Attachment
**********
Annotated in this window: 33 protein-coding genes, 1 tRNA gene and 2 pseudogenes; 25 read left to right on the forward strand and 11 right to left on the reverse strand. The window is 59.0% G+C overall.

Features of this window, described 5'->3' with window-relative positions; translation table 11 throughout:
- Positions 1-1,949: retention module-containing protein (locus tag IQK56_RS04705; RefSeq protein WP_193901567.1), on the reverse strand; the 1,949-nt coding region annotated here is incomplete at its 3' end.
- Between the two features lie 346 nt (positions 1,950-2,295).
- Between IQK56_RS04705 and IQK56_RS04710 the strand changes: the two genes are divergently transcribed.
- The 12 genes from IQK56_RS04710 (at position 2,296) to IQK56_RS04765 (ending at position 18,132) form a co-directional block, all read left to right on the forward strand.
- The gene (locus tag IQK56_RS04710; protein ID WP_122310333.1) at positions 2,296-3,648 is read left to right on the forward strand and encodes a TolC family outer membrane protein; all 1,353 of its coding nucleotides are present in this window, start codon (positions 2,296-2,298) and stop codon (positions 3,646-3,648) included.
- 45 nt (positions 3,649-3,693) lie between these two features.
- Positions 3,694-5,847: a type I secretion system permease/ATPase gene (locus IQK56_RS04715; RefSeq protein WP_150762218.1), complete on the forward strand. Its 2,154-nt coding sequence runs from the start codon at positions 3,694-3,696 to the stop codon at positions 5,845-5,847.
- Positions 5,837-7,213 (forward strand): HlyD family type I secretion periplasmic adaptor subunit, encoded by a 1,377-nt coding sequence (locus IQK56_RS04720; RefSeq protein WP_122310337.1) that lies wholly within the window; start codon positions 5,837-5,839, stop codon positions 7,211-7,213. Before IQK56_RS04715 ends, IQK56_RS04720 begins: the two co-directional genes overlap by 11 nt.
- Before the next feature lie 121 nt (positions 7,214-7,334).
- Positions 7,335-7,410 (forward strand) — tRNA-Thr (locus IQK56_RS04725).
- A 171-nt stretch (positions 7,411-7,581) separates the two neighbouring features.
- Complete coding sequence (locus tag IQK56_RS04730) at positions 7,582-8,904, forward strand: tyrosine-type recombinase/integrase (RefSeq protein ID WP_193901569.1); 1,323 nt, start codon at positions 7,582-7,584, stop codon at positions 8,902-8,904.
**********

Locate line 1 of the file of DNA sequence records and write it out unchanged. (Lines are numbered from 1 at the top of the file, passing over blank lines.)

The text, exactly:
Annotated in this window: 33 protein-coding genes, 1 tRNA gene and 2 pseudogenes; 25 read left to right on the forward strand and 11 right to left on the reverse strand. The window is 59.0% G+C overall.